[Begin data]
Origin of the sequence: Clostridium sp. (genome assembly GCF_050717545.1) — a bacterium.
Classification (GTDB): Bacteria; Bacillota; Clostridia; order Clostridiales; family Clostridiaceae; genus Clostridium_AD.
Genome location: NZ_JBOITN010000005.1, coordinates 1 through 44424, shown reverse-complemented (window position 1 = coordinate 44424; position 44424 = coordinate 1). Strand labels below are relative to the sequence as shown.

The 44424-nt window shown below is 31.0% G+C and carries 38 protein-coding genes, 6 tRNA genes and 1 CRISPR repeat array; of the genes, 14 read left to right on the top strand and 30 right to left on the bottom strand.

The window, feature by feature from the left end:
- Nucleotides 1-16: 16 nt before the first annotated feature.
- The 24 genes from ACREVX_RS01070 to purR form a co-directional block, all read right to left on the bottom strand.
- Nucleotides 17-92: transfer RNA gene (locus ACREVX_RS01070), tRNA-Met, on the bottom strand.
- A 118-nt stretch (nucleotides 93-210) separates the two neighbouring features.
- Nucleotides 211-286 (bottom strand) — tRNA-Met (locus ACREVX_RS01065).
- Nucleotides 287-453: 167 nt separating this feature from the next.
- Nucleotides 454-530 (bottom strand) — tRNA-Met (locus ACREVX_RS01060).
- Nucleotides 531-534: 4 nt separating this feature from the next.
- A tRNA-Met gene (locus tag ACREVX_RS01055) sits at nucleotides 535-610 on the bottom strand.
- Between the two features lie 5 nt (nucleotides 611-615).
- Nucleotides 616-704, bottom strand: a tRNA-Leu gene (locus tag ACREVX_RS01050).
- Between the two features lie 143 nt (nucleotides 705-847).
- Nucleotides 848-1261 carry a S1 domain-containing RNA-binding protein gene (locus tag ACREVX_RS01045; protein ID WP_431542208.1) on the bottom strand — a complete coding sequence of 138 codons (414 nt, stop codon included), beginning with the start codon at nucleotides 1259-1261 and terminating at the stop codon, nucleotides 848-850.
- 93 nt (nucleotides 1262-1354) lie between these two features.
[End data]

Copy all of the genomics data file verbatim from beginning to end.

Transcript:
Origin of the sequence: Clostridium sp. (genome assembly GCF_050717545.1) — a bacterium.
Classification (GTDB): Bacteria; Bacillota; Clostridia; order Clostridiales; family Clostridiaceae; genus Clostridium_AD.
Genome location: NZ_JBOITN010000005.1, coordinates 1 through 44424, shown reverse-complemented (window position 1 = coordinate 44424; position 44424 = coordinate 1). Strand labels below are relative to the sequence as shown.

The 44424-nt window shown below is 31.0% G+C and carries 38 protein-coding genes, 6 tRNA genes and 1 CRISPR repeat array; of the genes, 14 read left to right on the top strand and 30 right to left on the bottom strand.

The window, feature by feature from the left end:
- Nucleotides 1-16: 16 nt before the first annotated feature.
- The 24 genes from ACREVX_RS01070 to purR form a co-directional block, all read right to left on the bottom strand.
- Nucleotides 17-92: transfer RNA gene (locus ACREVX_RS01070), tRNA-Met, on the bottom strand.
- A 118-nt stretch (nucleotides 93-210) separates the two neighbouring features.
- Nucleotides 211-286 (bottom strand) — tRNA-Met (locus ACREVX_RS01065).
- Nucleotides 287-453: 167 nt separating this feature from the next.
- Nucleotides 454-530 (bottom strand) — tRNA-Met (locus ACREVX_RS01060).
- Nucleotides 531-534: 4 nt separating this feature from the next.
- A tRNA-Met gene (locus tag ACREVX_RS01055) sits at nucleotides 535-610 on the bottom strand.
- Between the two features lie 5 nt (nucleotides 611-615).
- Nucleotides 616-704, bottom strand: a tRNA-Leu gene (locus tag ACREVX_RS01050).
- Between the two features lie 143 nt (nucleotides 705-847).
- Nucleotides 848-1261 carry a S1 domain-containing RNA-binding protein gene (locus tag ACREVX_RS01045; protein ID WP_431542208.1) on the bottom strand — a complete coding sequence of 138 codons (414 nt, stop codon included), beginning with the start codon at nucleotides 1259-1261 and terminating at the stop codon, nucleotides 848-850.
- 93 nt (nucleotides 1262-1354) lie between these two features.